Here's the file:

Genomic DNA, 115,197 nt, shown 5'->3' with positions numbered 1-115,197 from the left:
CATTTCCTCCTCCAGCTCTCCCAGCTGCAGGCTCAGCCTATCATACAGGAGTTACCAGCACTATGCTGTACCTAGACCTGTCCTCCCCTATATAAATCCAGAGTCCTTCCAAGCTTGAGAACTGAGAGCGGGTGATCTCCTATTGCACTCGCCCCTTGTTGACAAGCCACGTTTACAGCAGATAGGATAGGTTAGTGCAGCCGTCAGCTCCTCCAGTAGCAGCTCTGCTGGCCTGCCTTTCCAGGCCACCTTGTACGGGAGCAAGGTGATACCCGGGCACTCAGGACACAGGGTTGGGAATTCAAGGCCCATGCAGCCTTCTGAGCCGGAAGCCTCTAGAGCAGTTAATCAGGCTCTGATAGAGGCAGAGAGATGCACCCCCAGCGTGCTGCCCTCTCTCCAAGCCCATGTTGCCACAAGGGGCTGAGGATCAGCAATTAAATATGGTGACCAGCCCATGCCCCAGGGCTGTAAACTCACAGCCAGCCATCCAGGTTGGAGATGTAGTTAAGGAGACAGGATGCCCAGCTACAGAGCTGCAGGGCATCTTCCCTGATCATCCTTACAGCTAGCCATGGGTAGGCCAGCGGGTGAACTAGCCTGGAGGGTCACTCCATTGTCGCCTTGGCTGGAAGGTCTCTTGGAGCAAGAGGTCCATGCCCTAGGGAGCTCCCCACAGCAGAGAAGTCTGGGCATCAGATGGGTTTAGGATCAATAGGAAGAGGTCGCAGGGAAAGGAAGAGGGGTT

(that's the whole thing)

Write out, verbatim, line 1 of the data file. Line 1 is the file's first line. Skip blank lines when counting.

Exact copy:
Genomic DNA, 115,197 nt, shown 5'->3' with positions numbered 1-115,197 from the left: